Bruce Ross Consulting concentrates its activities on just one part of the huge country of China, namely Shanxi Province. Shanxi, one of the 23 provinces of the People’s Republic of China, has 33 million people, that is, one-and-a-half times the population of Australia. It is just three hours by high speed rail and four hours by road from Beijing. It generates considerable wealth from coal mining, but until now has had very limited business links with Westerners.
Untapped potential for Australian investment
There is intense competition among Western companies to do business in Beijing and Shanghai and also in China’s coastal provinces, but an area such as Shanxi basically constitutes a new frontier, a place where there is very limited competition for those Australian companies with new products and ideas which want access to a greatly expanded market. In addition Shanxi is bordered by other provinces with similar attributes – Inner Mongolia, Shanxi and Henan – so that once having established a beach head in Shanxi Province the prospects for further expansion are virtually limitless.
Shanxi Province is relatively compact occupying just 1.63% of the national land mass. It has 11 cities ranging in population from 1.4 million to 5.2 million. It also has 119 counties and districts. This third tier of government is of particular importance to foreign companies because they compete vigorously with one another to try to attract new investment into their areas. Bruce Ross Consulting has focussed on developing strong links with those counties and districts in Shanxi Province which are most keen to gain access to Australian technology and expertise.
Mineral wealth as the basis for transformation
Shanxi Province is rich in minerals. Reserves of 34 of these rank among the top 10 in the country. Shanxi ranks first in China in reserves of coal, coal bed methane, bauxite, coal clay, laterite, and potassium, and has the second largest reserves of rutile, pearlite, gallium, vermiculite and glass-oriented limestone. The Province has been called the “home of coal”, because of its 260 billion tons of proven reserves, a third of the country’s total.
The pillar of Shanxi’s economic structure is the energy industry, which accounts for 14% of regional GDP, 30% of total industrial output and 20% of fiscal revenue of the Province. Having now been designated as China’s “comprehensive transformation pilot area of resource-dependent economy”, Shanxi will focus on building the Province into the country’s new type energy and industrial base, and step up its efforts to turn the area into a major modern manufacturing industry base of the country, a modern centre of logistics and an important production service provider for central and western China. By achieving all these targets, Shanxi intends to become an economic and cultural giant in central China. By these means the task of transforming economic structure and a leapfrogging of development will be fulfilled.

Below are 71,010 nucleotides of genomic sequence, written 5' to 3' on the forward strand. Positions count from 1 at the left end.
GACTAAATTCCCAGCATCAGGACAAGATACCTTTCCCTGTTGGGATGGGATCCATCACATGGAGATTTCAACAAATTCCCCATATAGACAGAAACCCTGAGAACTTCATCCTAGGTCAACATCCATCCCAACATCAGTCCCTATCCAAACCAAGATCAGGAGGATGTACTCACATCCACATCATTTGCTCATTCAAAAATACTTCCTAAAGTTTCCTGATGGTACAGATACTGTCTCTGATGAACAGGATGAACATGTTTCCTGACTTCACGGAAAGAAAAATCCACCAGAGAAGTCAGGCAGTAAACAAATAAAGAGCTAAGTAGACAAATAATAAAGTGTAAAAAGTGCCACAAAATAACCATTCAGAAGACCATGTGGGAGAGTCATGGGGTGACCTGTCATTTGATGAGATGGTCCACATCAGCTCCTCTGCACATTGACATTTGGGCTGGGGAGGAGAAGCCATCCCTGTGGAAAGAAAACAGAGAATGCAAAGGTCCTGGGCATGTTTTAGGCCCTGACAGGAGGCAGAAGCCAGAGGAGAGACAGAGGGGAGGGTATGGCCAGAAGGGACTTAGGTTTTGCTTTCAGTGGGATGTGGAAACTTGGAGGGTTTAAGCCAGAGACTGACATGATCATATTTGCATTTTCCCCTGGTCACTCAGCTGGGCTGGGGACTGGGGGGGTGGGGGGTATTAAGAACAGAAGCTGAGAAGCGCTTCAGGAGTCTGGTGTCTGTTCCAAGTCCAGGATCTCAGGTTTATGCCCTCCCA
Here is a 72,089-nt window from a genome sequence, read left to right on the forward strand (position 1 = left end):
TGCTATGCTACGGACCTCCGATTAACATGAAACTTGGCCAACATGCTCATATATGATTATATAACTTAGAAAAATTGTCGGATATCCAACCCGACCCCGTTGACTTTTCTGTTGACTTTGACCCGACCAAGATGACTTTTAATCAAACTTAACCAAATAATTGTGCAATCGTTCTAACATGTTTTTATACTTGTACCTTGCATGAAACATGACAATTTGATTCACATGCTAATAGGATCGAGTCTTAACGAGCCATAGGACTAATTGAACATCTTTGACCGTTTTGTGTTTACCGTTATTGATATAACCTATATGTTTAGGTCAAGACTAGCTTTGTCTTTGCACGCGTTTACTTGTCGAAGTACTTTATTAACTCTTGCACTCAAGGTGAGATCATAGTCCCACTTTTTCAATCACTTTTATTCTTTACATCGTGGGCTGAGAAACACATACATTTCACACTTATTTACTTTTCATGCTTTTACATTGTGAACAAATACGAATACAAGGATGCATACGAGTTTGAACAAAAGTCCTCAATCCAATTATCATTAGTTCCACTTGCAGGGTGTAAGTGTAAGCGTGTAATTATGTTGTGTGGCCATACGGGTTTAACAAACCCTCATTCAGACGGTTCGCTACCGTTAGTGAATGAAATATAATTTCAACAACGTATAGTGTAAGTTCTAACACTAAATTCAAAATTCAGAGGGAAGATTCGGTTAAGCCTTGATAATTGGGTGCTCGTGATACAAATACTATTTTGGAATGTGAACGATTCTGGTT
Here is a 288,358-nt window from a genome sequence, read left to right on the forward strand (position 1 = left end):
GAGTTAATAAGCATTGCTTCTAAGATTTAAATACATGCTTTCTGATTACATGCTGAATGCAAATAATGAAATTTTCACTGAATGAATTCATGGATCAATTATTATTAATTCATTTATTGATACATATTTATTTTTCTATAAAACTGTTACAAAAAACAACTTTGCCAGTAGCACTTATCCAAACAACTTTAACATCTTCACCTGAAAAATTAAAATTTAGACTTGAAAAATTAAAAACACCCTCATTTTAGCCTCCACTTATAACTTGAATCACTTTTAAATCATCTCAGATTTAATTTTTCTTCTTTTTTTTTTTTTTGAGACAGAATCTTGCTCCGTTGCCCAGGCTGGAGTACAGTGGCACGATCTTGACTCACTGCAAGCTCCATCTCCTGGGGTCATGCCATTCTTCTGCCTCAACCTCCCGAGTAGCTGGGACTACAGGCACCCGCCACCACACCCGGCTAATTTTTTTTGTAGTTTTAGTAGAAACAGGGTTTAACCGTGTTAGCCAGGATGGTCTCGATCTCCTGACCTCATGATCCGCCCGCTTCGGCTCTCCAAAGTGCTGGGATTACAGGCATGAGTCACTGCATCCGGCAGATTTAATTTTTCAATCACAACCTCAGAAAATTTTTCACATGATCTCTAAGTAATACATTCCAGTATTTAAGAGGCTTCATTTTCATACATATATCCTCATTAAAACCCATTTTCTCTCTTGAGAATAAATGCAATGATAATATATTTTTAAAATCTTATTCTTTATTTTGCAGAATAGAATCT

Shanxi has 75 institutions of higher learning, catering for graduate, undergraduate and vocational technical students. It has 78 scientific research institutes, employing 680,000 people, and has made breakthroughs in the areas of information, biological science, new materials, advanced manufacturing, and clean coal technology.
There are 2.63 million hectares of land for exploitation; 300,000 hectares of that for farmlands, 972,000 for wooded areas, and 1.36 million for animal husbandry. Given China’s preoccupation with food self-sufficiency Shanxi’s counties are extremely keen to encourage Australian farming companies to lead the way in lifting agricultural productivity and the quality of livestock.
Growth in international trade and regional income
In 2010 Shanxi Province had around 1,500 export-oriented enterprises, more than 1,000 joint ventures and 10,000 companies that produced goods for export. About 3,000 foreign companies also had a base there. By 2012 the regional GDP of the Province in surpassed 1.2 trillion yuan ($180 billion) and the fiscal revenue reached 265 billion yuan ($40 billion). Total consumption commodity sales reached 440 billion yuan ($68 billion). In 2012, rural and urban residents in Shanxi had significant income increases. Urban residents’ per capita annual disposable income was 20,412 yuan ($3140), 11.8% higher than that of the previous year. Per capita net income of rural residents was 6,357 yuan ($978), 11.6 % higher than that of the previous year.
A new frontier
Thus far few foreign companies have established operations in Shanxi, and of these about half have come from Hong Kong. For enterprising Australian small and medium sized enterprises prepared to move out of their comfort zone Shanxi Province presents as a new frontier of extraordinary potential offering the prospect of securing first mover advantage. Bruce Ross Consulting can offer introductions, support and guidance for companies wishing to take advantage of the abundant opportunities in Shanxi Province.